FEATURED | Nepal's New Constitution and India's Response - A New Low by Mikhil Rialch
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FEATURED | Nepal's New Constitution and India's Response - A New Low by Mikhil Rialch

By Mikhil Rialch

FEATURED | Nepal's New Constitution and India's Response - A New Low by Mikhil Rialch

In the course of two weeks, the relations between India and its smaller neighbor to the north have hit a new low. Twitter storms have been raised and television channels have been cut in response to an 'unofficial' blockade of fuel and supplies.

On 20 September, the Nepal Constituent Assembly's (CA) unveiling of the Constitution - its seventh in almost seven decades - witnessed fireworks and gaiety across the country. However, in further south of the Terai region, the tension seemed palpable. The political context met with a state of flux, which hailed by many as the finish line of a tortuous nine-year odyssey since King Gyanendra's ouster in 2006. As the promulgation of the Constitution is largely owing to the united front presented by the three major parties in Nepal - the Nepali Congress, Communist Party of Nepal-Unified Marxist Leninist (CPN-UML), and the Unified Communist Party of Nepal-Maoist. While the text of the Constitution was approved by nearly 85 per cent of the 601 CA members, the main opposition came from 60-odd legislators belonging to the Terai region. Their defiance stemmed from the concerns of the Madhesi, Tharu and Janajati communities residing in the region- wherein the new Constitution is seen as a gateway to their political marginalization.

Genesis of Crisis

The bone of contention lies in the Constitutional amendment which seeks to recarve the country's 28 million population from the erstwhile fourteen provinces to seven federal provinces. The Madhesies, along with the Tharus and the Janajaties make up over 40 per cent of Nepal's population and, as such, expected a proportional representation on the basis of population. However, being divided across five of the seven with only one province with a clear Madhesi majority, a perceived political disenfranchisement triggered their call for concern.

The rift between the Madhesies and the central government is, at one level, the historical struggle of plains-folks versus hill-elite. The rift can be seen two ways: first, the Madhesi predominance in the Terai region guarantees them the vote bank of the province, but the new demarcation of provinces, it only guarantees half the population (consisting mainly the hill-elite) with 100 seats, while the other half (Madhesi, Tharus, Janajati) receive only 65 seats. And secondly, the 'proportional inclusion' clause provides several castes of the hill communities with reservation- a move that further marginalizes the Madhesies.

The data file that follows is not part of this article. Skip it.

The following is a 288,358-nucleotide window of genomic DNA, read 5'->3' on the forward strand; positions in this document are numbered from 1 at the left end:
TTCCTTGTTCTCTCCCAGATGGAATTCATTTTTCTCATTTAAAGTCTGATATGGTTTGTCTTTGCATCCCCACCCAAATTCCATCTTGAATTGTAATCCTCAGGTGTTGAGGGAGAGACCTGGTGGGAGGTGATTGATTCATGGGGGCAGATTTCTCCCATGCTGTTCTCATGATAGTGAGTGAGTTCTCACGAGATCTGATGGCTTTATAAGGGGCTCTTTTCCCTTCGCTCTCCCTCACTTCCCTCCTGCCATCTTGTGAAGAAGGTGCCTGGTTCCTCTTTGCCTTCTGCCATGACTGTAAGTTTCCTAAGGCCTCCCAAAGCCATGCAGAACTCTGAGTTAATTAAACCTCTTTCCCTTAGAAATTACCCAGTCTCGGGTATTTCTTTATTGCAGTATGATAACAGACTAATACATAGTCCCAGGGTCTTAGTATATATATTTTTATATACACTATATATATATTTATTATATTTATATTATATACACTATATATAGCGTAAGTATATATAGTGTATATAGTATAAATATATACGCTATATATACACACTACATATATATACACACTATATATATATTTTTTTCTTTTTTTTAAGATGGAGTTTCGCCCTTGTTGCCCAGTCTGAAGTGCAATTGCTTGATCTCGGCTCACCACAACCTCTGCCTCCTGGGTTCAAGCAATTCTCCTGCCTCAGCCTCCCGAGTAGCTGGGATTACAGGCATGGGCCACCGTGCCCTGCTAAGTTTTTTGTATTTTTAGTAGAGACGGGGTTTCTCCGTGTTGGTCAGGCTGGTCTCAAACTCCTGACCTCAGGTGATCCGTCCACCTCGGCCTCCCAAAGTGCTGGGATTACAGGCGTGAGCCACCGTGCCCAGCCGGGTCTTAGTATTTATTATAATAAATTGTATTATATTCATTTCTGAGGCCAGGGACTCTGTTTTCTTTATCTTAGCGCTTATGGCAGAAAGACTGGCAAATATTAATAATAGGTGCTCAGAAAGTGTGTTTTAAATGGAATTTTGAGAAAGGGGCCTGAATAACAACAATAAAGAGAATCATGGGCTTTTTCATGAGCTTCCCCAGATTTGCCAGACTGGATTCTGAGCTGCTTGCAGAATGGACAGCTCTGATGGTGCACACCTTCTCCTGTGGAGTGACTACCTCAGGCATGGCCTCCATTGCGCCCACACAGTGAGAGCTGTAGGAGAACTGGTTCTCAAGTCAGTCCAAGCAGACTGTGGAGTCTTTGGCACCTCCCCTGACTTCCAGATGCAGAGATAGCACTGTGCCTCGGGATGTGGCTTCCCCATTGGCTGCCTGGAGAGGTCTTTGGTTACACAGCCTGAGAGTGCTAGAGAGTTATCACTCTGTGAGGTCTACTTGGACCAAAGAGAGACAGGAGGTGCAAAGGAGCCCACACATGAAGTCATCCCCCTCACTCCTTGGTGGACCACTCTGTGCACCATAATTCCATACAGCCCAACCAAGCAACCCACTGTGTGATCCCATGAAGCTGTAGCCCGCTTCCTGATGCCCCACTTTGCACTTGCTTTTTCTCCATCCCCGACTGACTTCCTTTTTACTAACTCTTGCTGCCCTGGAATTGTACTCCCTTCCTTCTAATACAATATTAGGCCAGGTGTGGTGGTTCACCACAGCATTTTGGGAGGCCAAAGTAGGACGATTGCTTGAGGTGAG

With such intricacies attached, the Constitutional announcement caused a new imbroglio- where, dissent turned into protest, cities faced a lock-down, and police were put to action to quell any form of state unrest. And with Madhesi and Tharu political parties aiming at a grand alliance to commence the second phase of protest, the current volatility seems to grow bigger and bitter.

Indian Response: From Suggestive to Abrasive

India’s longstanding paternalistic attitude towards Nepal's political transition from a royalist monarchy to that of a secular, federal democracy met with a pithy response with the 20 September Constitutional announcement. While Kathmandu grumbles over this lackluster response, Indian officials claim that it has given them cause. The MEA's official release stated, "We are deeply concerned over the incidents of violence resulting in death and injury in regions of Nepal bordering India following the promulgation of Constitution yesterday..." It went further, stating, "We had repeatedly cautioned the political leadership of Nepal to take urgent steps to defuse the tension in these regions. This, if done in a timely manner, could have avoided these serious developments."

Over the course of the last few months, Indian response to the developments in Nepal have undergone a transition- from polite suggestions to cautionary warnings to, finally, barely-veiled disapproval. The official reason for Indian apprehension is the risk of "spillover" from the violence in Terai - which lies along the porous India-Nepal border - into Indian territory. Also cited are complaints by freight and transporters on difficulty of movement. However, India’s disapprobation can be assessed based on two criticalities. First, the immediate cause of the upcoming Bihar elections. The politically fractious state of Bihar has been the keystone to any Indian election, and this year promises to be a keenly contested tug-of-war between the ruling NDA and the grand alliance of the Congress, the RJD and the JD(U). Any spillover from the Terai crisis could quite conveniently end up in the latter's court. Safeguarding poll-bound Bihar from external infractions is, after all, a responsibility of the Centre.